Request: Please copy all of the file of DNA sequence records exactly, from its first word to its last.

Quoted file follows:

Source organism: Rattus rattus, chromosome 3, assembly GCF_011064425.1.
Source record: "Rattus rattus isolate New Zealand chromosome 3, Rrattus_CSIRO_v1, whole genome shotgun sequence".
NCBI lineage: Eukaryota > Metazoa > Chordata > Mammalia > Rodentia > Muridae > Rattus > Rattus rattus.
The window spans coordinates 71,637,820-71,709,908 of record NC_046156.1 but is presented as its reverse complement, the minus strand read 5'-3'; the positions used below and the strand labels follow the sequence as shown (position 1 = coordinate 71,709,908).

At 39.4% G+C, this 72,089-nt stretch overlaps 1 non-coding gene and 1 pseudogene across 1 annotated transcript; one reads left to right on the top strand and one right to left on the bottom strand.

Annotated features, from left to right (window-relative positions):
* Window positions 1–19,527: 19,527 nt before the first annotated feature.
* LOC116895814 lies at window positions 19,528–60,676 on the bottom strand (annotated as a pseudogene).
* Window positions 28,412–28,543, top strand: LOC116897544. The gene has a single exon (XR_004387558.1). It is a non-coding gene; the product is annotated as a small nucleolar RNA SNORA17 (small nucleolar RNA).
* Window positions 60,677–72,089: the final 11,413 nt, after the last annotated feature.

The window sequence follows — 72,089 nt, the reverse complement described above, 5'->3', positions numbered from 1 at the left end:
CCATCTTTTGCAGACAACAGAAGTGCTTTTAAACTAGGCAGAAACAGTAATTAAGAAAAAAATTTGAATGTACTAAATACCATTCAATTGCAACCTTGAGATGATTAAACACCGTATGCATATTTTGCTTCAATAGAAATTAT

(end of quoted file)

Source organism: Rattus rattus, chromosome 3, assembly GCF_011064425.1.
Source record: "Rattus rattus isolate New Zealand chromosome 3, Rrattus_CSIRO_v1, whole genome shotgun sequence".
NCBI lineage: Eukaryota > Metazoa > Chordata > Mammalia > Rodentia > Muridae > Rattus > Rattus rattus.
The window spans coordinates 71,637,820-71,709,908 of record NC_046156.1 but is presented as its reverse complement, the minus strand read 5'-3'; the positions used below and the strand labels follow the sequence as shown (position 1 = coordinate 71,709,908).

At 39.4% G+C, this 72,089-nt stretch overlaps 1 non-coding gene and 1 pseudogene across 1 annotated transcript; one reads left to right on the top strand and one right to left on the bottom strand.

Annotated features, from left to right (window-relative positions):
* Window positions 1–19,527: 19,527 nt before the first annotated feature.
* LOC116895814 lies at window positions 19,528–60,676 on the bottom strand (annotated as a pseudogene).
* Window positions 28,412–28,543, top strand: LOC116897544. The gene has a single exon (XR_004387558.1). It is a non-coding gene; the product is annotated as a small nucleolar RNA SNORA17 (small nucleolar RNA).
* Window positions 60,677–72,089: the final 11,413 nt, after the last annotated feature.

The window sequence follows — 72,089 nt, the reverse complement described above, 5'->3', positions numbered from 1 at the left end:
CCATCTTTTGCAGACAACAGAAGTGCTTTTAAACTAGGCAGAAACAGTAATTAAGAAAAAAATTTGAATGTACTAAATACCATTCAATTGCAACCTTGAGATGATTAAACACCGTATGCATATTTTGCTTCAATAGAAATTAT